2. Bcl-2 Proteins and the Regulation of Mitochondrial Outer Membrane Permeability

    Molecular insights into apoptosis first emerged during the 1980s and 1990s from a convergence of mammalian cancer cytogenetics and genetic studies on developmentally programmed cell death in Caenorhabditis elegans [35]. The previously unknown gene Bcl-2 was identified from the breakpoint region of a recurrent chromosomal translocation (18q21) in human follicular lymphoma [7][36]. The Bcl-2 family of proteins are central regulators of stress-induced apoptosis as they control diverse survival and death signals that are generated inside and outside the cell [37][38]. Bcl-2 proteins are found in all cells and consist of 12 distinct members, many of which are expressed as alternate isoforms. Structurally, they all contain at least one of the conserved sequence motifs called Bcl-2 BH domains. This family is functionally subdivided into two classes based on their activity and number of BH domains: anti-apoptotic and pro-apoptotic proteins including the BH3-only members [16][38][39]. The mutual interaction between pro-apoptotic and anti-apoptotic members establishes the threshold that determines whether a cell should survive or die [40]. In a sense, they act as checkpoints through which survival and death signals must pass to elicit the cell’s fate as they control stress-induced cell death [41].
    The anti-apoptotic Bcl-2 members, including Bcl-2 itself, Bcl-xL, Mcl-1, Bcl-W, and A1/BFL-1 share four conserved BH domains of structural homology. These proteins prevent cell death against diverse cytotoxic signals, both physiological and imposed. This maintains the integrity of the ER, mitochondrial, and nuclear membranes, thus protecting cells from apoptosis [42][43]. The proximity of BH 1, 2, and 3 form a hydrophobic pocket that operates as a receptor for the BH3 domain of the pro-apoptotic BH3-only members. The anti-apoptotic Bcl-2 proteins work together to inhibit the release of cytochrome c from the mitochondria by preventing the activation of the pro-apoptotic members Bax and Bak in the OMM [41]. The anti-apoptotic proteins’ normal function is to prevent inappropriate cell death and therefore requires the neutralization of the pro-apoptotic proteins by the anti-apoptotic members [44].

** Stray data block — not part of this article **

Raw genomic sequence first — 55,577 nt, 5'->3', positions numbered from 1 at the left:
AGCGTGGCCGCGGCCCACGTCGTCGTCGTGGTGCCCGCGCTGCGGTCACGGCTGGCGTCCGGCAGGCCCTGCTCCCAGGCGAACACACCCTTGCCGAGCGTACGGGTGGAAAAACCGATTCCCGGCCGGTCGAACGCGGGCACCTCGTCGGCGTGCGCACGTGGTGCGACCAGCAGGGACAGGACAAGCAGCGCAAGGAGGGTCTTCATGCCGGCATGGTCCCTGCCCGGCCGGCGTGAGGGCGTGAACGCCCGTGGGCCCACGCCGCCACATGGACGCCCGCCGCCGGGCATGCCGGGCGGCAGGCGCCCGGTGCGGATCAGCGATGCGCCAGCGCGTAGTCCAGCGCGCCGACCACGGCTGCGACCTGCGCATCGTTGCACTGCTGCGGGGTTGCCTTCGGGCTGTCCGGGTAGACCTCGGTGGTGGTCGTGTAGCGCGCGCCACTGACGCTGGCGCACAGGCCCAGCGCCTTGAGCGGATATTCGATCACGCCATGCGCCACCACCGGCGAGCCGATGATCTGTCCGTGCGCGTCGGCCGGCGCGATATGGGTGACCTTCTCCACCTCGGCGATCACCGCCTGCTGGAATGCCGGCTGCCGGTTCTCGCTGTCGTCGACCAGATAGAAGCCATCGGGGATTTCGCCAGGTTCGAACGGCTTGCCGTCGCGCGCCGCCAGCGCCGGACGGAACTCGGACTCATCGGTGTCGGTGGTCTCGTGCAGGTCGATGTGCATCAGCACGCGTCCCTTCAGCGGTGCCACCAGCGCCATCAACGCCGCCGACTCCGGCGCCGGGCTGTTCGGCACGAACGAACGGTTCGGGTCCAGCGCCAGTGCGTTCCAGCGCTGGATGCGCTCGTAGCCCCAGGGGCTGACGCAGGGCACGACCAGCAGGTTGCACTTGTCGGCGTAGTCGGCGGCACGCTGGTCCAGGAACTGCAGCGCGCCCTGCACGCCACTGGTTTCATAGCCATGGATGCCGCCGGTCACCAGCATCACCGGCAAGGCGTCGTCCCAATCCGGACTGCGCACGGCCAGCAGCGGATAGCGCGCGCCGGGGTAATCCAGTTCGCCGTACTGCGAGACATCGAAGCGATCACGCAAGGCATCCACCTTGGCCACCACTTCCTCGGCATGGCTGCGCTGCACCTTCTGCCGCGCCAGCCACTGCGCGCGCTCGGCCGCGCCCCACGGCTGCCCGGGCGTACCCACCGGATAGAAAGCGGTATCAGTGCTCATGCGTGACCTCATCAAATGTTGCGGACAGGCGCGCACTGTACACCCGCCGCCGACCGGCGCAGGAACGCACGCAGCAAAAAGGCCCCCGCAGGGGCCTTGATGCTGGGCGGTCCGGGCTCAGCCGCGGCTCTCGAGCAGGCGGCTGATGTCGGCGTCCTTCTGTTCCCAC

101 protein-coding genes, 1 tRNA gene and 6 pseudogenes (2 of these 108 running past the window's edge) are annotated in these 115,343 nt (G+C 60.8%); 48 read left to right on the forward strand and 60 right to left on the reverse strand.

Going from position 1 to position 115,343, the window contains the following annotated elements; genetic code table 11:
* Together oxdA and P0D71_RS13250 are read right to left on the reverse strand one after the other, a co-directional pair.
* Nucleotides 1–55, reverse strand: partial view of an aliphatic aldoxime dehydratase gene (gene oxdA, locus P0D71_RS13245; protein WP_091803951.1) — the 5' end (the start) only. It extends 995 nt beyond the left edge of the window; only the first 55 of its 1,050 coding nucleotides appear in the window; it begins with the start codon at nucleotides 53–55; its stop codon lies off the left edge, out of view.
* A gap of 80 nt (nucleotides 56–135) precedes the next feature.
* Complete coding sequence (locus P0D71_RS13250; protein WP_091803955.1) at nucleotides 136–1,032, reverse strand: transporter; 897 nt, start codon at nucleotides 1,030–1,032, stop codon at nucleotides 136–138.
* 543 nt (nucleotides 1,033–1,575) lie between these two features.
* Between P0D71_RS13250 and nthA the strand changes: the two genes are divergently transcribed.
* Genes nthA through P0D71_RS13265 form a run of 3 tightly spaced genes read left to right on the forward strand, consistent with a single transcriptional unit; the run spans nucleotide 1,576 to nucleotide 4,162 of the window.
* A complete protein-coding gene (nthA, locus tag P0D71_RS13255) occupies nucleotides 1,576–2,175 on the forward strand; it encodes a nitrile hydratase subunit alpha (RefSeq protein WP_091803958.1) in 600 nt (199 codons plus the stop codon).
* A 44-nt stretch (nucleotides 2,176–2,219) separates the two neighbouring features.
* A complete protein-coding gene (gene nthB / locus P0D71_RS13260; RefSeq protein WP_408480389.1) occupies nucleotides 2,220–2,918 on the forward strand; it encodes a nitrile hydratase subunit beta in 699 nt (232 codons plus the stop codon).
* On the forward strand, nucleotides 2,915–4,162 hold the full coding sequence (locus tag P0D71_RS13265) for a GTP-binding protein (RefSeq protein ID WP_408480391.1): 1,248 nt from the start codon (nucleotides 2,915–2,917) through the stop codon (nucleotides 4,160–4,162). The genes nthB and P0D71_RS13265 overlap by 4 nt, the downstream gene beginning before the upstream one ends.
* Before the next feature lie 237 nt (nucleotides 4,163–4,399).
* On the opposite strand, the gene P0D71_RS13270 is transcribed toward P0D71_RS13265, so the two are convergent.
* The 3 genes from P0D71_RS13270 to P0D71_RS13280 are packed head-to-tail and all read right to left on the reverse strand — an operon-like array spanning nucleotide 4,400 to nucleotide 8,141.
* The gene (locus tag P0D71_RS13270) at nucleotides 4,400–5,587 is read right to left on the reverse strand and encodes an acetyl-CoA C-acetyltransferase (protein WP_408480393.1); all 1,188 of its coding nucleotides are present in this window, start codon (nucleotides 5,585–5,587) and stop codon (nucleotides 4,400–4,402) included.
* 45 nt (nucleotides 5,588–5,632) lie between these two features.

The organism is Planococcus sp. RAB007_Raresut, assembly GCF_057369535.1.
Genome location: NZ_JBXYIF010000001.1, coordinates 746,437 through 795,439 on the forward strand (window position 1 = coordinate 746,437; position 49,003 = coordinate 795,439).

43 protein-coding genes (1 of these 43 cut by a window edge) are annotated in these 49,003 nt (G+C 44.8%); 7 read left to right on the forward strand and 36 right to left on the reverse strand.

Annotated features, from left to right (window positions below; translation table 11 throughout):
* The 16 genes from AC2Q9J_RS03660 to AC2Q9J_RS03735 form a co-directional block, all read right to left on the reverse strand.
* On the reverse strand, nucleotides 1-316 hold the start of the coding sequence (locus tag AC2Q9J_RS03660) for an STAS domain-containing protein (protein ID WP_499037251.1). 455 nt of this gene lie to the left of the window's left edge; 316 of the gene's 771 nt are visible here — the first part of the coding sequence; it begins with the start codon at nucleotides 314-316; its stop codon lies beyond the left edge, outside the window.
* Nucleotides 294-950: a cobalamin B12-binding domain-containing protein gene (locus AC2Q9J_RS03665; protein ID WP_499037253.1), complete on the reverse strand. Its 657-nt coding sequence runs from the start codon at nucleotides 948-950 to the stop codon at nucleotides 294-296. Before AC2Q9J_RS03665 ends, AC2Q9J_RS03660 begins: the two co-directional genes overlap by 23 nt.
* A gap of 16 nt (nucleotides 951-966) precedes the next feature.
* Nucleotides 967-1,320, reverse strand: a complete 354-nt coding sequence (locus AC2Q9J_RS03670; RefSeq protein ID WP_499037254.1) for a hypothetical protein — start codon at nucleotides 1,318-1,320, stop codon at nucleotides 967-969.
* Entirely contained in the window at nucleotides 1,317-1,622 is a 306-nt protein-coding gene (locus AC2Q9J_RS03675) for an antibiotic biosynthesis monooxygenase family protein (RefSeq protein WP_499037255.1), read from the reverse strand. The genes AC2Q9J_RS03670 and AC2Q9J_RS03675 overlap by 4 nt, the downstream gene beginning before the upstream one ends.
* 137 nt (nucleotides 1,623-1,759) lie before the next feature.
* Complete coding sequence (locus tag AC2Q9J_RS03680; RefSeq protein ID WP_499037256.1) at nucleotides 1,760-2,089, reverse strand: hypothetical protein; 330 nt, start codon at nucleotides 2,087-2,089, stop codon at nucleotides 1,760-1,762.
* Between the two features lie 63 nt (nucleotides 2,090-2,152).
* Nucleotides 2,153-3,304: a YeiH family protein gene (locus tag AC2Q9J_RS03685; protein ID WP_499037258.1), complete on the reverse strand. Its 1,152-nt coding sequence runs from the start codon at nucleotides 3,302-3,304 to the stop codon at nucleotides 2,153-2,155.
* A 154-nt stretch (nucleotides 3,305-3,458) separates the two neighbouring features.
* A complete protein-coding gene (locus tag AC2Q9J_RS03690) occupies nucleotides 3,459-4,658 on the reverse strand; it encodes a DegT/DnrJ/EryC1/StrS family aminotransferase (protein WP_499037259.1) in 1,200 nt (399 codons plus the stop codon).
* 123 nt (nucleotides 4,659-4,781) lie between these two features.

Just as the anti-apoptotic Bcl-2 proteins promote tumourigenesis when deregulated, the pro-apoptotic members function as tumor suppressors. The pro-apoptotic Bcl-2 members are divided into multi-domain effector proteins, such as Bax, Bak, and the less well-known Bok, as well as the large subgroup of BH3-only proteins, all of which trigger or sensitize the cell to apoptosis [45][46][47]. The pro-apoptotic effector proteins Bax, Bak, and Bok possess three BH domains and adopt similar globular structures: a helical bundle surrounding a central hydrophobic core helix [41][48][49]. This groove constitutes a crucial surface for interactions with the BH3 domain of pro-apoptotic members of the Bcl-2 family [35]. These interactions primarily occur on intracellular membranes, such as that of the OMM, where many of the Bcl-2 family members are directed by their carboxy-terminal hydrophobic TM domain [50]. Unlike the anti-apoptotic members, the active conformation of Bax/Bak damages rather than protects the OMM of stressed cells. This yields the formation of pores leading to membrane dysfunction [51]. The most studied pro-apoptotic proteins Bax and Bak exist in an inactive monomeric state in healthy cells. In stressed cells, they are major inducers of mitochondrial outer membrane permeabilization (MOMP) [52].
    Recent studies have focused on the effects of the Bcl-2 family members on MOMP. Although over a decade has passed since the discovery of the BH3-only protein Puma, the question of how this protein activates Bax/Bak, consequently leading to MOMP, remains unresolved. At present, two mechanisms have been proposed concerning the relationship of the Bcl-2 protein family members employing direct or indirect activation of the mitochondrial apoptotic pathway, shown in Figure 1 [41][44][51]. Two models are explaining Bak/Bax activation through the interaction of the Bcl-2 protein family members: the direct activation model and the indirect activation model.